The committee also authorized Worth to prepare bids and specifications for the Osborn Island dredging project. In a telephone interview on Tuesday, Feb. 27, Mayor Gormley said the resolution allows Worth to prepare plans and specifications for the dredging of all the Osborn Island lagoons. The township will pay the engineering costs through its long-term capital projects plan in the 2018 budget. Once the engineer has a cost estimate, the township will hold a public hearing with residents to explain the scope of the project and the estimated costs. If waterfront residents on Osborn Island decide to go ahead, they would assume the costs of engineering and construction by a special assessment tax levy over 10 years.

“This is important,” said Gormley. “The township will pay the cost upfront through the capital projects and then assess the Osborn Island property owners. If you are not on the waterfront on the island, then you won’t pay the assessment.”

Gormley also said the township does not have a site for the dredge spoils but would let the contractors who bid on the project find a site. A plan to acquire a possible de-watering site – 6.7 acres on Osborn Island through the Ocean County and township’s Natural Lands Trusts from owner Susan Yansey Disbrow – was thwarted when it was found that New Jersey had already purchased the site for open space preservation. And because there is a heron rookery on the property, it could not have been used anyway, said Gormley.

The Osborn Island Residents Association has already obtained the permits for dredging, using $100,000 of its own money, the mayor noted. Gormley was cautiously optimistic that the public presentation of the project could be held this spring and the lagoon dredging project be ready for this year’s allowable dredge season, which starts in September and lasts only through December.

During the public portion of the Feb. 22 meeting, Art Mooney from Sunrise Bay asked if the township had made any progress on a new garbage ordinance that would clarify if businesses and nonprofits that were and are getting garbage pickup by the township would continue to get that service. A 2015 update to the garbage ordinance states only residential buildings get township garbage pickup.

Cipriani said the public works department still must submit a report of what the financial burden is to the township for those commercial businesses and nonprofits receiving garbage pickup.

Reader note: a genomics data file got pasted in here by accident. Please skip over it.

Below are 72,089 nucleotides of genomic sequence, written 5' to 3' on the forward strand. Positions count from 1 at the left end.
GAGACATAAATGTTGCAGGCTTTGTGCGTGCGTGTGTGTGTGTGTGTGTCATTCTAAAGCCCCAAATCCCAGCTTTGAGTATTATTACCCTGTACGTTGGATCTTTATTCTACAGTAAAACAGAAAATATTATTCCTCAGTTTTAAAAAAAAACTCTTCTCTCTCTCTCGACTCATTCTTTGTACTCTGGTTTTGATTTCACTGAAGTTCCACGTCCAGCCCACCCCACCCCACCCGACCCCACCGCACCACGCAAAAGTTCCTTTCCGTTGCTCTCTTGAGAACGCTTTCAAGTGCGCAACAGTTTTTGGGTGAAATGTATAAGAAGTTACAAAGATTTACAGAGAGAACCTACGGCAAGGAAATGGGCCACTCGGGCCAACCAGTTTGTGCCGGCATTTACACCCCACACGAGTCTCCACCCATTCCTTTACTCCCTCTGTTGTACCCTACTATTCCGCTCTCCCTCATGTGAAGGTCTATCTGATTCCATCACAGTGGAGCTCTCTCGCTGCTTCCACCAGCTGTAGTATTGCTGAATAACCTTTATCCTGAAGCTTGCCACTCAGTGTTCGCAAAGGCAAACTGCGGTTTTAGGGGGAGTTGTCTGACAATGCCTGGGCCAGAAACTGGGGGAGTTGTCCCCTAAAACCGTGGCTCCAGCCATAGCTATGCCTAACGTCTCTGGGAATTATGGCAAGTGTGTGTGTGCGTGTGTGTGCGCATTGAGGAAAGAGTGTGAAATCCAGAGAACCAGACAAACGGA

Committeewoman Stevens said she is still working with veterans groups on Veterans Park and would like to set up an ad hoc committee to help her. She asked Mooney if he would like to join, but he declined.

Mooney also asked about the no-knock ordinance and how it was being administered. Township Clerk Diana McCracken said she maintains a list in her office of about 30 residents who have registered, and she sends this to all the registered vendors in the township. Anyone who would like their name added to the list must go to the clerk’s office and fill out a short form. The resident gets a sticker to put on their home’s window or door, alerting salespeople not to knock. If they do, they face a fine.

Dave Fuller from Osborn Island asked if the weeklyfree advertiser Mailbag, delivered by van to every home, could be stopped this way. Cipriani said no. “The no-knock ordinance does not prevent distribution of (news) papers.”

Fuller said the papers in plastic bags are nuisances and create litter. McCracken said she also maintains a list of addresses where the drivers, employed by Gannett Publishing, are instructed not to throw a Mailbag, but  sometimes there is a problem when a new driver doesn’t follow the rules. Anyone who wants to be added to that list must come to the township clerk’s office.

— Pat Johnson

patjohnson@thesandpaper.net